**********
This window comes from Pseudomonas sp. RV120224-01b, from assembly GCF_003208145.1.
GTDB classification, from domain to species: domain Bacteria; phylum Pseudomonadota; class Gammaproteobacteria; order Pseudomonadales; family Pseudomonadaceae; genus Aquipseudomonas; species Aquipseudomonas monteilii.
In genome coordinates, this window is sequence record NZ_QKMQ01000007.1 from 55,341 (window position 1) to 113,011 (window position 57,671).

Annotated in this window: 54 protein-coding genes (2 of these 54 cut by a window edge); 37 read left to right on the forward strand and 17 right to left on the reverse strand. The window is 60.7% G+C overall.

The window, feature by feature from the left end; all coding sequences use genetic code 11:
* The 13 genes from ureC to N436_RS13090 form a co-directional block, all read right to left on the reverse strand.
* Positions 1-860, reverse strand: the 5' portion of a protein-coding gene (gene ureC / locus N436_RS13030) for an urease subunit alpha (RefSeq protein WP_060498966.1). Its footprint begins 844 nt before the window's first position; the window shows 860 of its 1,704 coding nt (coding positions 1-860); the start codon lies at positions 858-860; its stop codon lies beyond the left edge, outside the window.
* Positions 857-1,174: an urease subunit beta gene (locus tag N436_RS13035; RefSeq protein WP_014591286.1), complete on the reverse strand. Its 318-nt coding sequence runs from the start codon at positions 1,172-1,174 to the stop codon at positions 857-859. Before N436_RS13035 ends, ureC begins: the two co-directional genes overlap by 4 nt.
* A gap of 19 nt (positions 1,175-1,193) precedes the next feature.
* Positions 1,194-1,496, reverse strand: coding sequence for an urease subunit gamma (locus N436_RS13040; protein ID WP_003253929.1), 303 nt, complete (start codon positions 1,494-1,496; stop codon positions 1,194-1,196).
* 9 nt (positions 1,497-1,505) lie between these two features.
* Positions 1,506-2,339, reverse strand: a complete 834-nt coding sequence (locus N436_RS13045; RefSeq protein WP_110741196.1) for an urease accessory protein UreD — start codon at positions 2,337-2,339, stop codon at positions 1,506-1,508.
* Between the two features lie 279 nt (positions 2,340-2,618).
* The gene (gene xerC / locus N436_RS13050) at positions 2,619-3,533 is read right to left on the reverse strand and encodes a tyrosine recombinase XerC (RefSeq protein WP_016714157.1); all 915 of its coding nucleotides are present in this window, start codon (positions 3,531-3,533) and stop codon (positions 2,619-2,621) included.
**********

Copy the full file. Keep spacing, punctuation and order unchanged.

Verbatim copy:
This window comes from Pseudomonas sp. RV120224-01b, from assembly GCF_003208145.1.
GTDB classification, from domain to species: domain Bacteria; phylum Pseudomonadota; class Gammaproteobacteria; order Pseudomonadales; family Pseudomonadaceae; genus Aquipseudomonas; species Aquipseudomonas monteilii.
In genome coordinates, this window is sequence record NZ_QKMQ01000007.1 from 55,341 (window position 1) to 113,011 (window position 57,671).

Annotated in this window: 54 protein-coding genes (2 of these 54 cut by a window edge); 37 read left to right on the forward strand and 17 right to left on the reverse strand. The window is 60.7% G+C overall.

The window, feature by feature from the left end; all coding sequences use genetic code 11:
* The 13 genes from ureC to N436_RS13090 form a co-directional block, all read right to left on the reverse strand.
* Positions 1-860, reverse strand: the 5' portion of a protein-coding gene (gene ureC / locus N436_RS13030) for an urease subunit alpha (RefSeq protein WP_060498966.1). Its footprint begins 844 nt before the window's first position; the window shows 860 of its 1,704 coding nt (coding positions 1-860); the start codon lies at positions 858-860; its stop codon lies beyond the left edge, outside the window.
* Positions 857-1,174: an urease subunit beta gene (locus tag N436_RS13035; RefSeq protein WP_014591286.1), complete on the reverse strand. Its 318-nt coding sequence runs from the start codon at positions 1,172-1,174 to the stop codon at positions 857-859. Before N436_RS13035 ends, ureC begins: the two co-directional genes overlap by 4 nt.
* A gap of 19 nt (positions 1,175-1,193) precedes the next feature.
* Positions 1,194-1,496, reverse strand: coding sequence for an urease subunit gamma (locus N436_RS13040; protein ID WP_003253929.1), 303 nt, complete (start codon positions 1,494-1,496; stop codon positions 1,194-1,196).
* 9 nt (positions 1,497-1,505) lie between these two features.
* Positions 1,506-2,339, reverse strand: a complete 834-nt coding sequence (locus N436_RS13045; RefSeq protein WP_110741196.1) for an urease accessory protein UreD — start codon at positions 2,337-2,339, stop codon at positions 1,506-1,508.
* Between the two features lie 279 nt (positions 2,340-2,618).
* The gene (gene xerC / locus N436_RS13050) at positions 2,619-3,533 is read right to left on the reverse strand and encodes a tyrosine recombinase XerC (RefSeq protein WP_016714157.1); all 915 of its coding nucleotides are present in this window, start codon (positions 3,531-3,533) and stop codon (positions 2,619-2,621) included.